“You seem pretty comfortable with the arrangements here, Jaci. How long have you been here?”
“About… hmm, let me think… a couple weeks, I suppose. Maybe a bit more. Long enough to have learned a thing or two, anyway.”
“A couple weeks? Your boat must have been really fast. We’ve been at sea three weeks following you. We left only a day after you did.”
“You came in on a fishing boat. Did they bring you straight here? Or did they fish for a while first? And how did you end up on that boat, anyway?”
“It’s a long story. We lost pretty much everything. But we did manage to save… oh hell, Laxmi, the e-suits! We left them onboard!”
“You brought the e-suits? That’s fantastic! Don’t worry, they’ll bring up all your stuff. It might smell a little fishy.” Jaci grinned.
“Jaci… There’s a problem with the e-suits, though.”
“When our raft sank…”
“Like I said, long story. Anyway, I was only able to save two of the suits. Of course, I still don’t know how we’ll even get into orbit, let alone anywhere close to Aniara, but without three suits…”
Laxmi put her hand on Anna’s shoulder. “We’ll figure it out. One problem at a time.”
“Right.” Anna sighed. “Academic, anyway. We saved one of the handhelds, but lost the solar charger, so without power, we won’t be able to do much of anything.”
“Power’s not a problem.”
“What do you mean?”
“I brought a solar charger with me, along with my handheld. It’s the only way I’ve been able to talk to the Kwakitl.”
“You have a charger? But… why didn’t you contact us? We assumed you had no power, maybe no handheld, nothing. And… wait, you can talk to the avians?”
Jaci looked chagrined. “The handheld got soaked in the storm and turned itself off. I… I sort of dropped it in the water. I couldn’t make it work after, so I just stuffed it in my pack and then forgot about it, and things happened pretty fast when the Kwakitl arrived. It was a couple days before it dried out enough to work again.”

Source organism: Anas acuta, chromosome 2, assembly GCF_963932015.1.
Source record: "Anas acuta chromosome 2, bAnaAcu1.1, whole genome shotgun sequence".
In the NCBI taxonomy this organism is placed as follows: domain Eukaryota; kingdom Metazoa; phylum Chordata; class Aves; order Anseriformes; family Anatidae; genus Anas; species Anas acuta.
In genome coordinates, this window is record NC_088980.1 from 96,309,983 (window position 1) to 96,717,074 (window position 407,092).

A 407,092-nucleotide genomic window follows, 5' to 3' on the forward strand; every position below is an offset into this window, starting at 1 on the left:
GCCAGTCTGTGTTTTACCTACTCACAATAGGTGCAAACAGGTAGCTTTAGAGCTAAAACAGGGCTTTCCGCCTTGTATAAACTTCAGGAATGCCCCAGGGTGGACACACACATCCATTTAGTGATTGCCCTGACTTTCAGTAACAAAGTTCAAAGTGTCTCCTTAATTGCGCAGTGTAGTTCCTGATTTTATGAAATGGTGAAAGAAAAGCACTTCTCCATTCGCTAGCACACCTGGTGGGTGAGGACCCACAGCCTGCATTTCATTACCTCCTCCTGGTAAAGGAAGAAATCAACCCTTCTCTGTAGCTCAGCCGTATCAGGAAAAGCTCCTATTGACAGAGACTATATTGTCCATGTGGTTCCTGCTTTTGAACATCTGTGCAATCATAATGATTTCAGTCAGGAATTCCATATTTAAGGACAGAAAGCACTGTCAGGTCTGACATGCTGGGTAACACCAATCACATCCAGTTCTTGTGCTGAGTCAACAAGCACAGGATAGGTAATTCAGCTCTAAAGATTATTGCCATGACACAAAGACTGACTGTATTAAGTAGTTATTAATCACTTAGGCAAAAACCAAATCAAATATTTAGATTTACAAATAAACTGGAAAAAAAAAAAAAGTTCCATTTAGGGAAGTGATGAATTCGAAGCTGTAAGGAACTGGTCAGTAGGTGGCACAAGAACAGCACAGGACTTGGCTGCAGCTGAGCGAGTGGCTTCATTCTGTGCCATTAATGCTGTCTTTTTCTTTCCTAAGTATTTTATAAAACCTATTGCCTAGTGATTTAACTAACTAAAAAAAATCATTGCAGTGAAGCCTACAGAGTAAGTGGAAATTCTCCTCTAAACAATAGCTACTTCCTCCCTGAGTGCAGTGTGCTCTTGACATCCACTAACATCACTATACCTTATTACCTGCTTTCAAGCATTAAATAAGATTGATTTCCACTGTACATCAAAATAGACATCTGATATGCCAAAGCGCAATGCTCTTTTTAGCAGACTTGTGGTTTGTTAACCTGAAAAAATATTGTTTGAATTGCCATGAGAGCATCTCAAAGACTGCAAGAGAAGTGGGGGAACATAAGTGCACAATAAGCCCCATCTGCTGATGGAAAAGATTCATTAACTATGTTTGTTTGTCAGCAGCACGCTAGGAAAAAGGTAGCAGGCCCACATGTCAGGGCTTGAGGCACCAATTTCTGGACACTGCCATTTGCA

“Tell me about talking to the… what did you call them?”
“Kwakitl. It’s what they call themselves, or the closest human equivalent to it that I can formulate. In any case, I had all the research we did Earthside on the transmission we intercepted, and it was almost enough. We really were very close to cracking the language. We just needed a few visual cues that were lacking in the transmission. On the boat, I was able to recognize some of the sounds they made as similar to those in the recording, and with some context, I made some estimations as to meaning… ok, I made some wild-assed guesses, but once I fed a few of those into the linguistics program, it all started to come together.”
“You ran the linguistics analysis on your handheld while on the avian boat?”
“Yeah, pretty amazing little devices, aren’t they? Of course, when properly utilized by a trained linguist…” Jace grinned again. “While on the boat, I made a little headway, but it was pretty limited, stuff like expressing hunger and thirst, and figuring out a bare minimum of their operational stuff. The biggest problem was that our database was based upon their language from twelve-hundred years ago, which was an almost insurmountable problem. Have you ever tried to read an Old English text from the Norman conquest, or the early Gaelic kingdoms? Or even the Magna Carta? Ostensibly the same language, yet significantly different. Now imagine trying to hold a conversation with someone from that time. I played some of it for the sailors, thinking it might mean something to them, and wow did I get some funny looks. But then I had a real breakthrough.”
“A breakthrough? So you can talk to them? Ask them if they can take us to the elevator!”
“You’re on an elevator. Their elevator, anyway.”
“Ok, ok, not funny, I know. Anyway, it’s not quite that simple. Here, we’re arriving.”
The platform began slowing down its ascent, coming level with a large opening in the rock face. Above, the cliff continued upwards for hundreds more meters. Anna turned to look out, and momentarily she let her racing mind pause as she took in the expansive ocean view from three-hundred meters high. The island was not alone in this part of the sea, she realized. She could see a string of similar rocky, mountainous islands stretching in an arc to the northwest, and smudges on the horizon hinted at yet more islands farther away. This outpost was but the southern bastion of a host of islands and atolls. How many were occupied? None seemed to have much greenery, much vegetation, however, and Anna wondered where the wood for the boats and platforms came from. She turned back toward the cliff and the expansive, well-lit cave opening up before her.
“Tell me about this breakthrough,” she said as they began stepping off the platform.
“You’re about to meet her.”
… to be continued.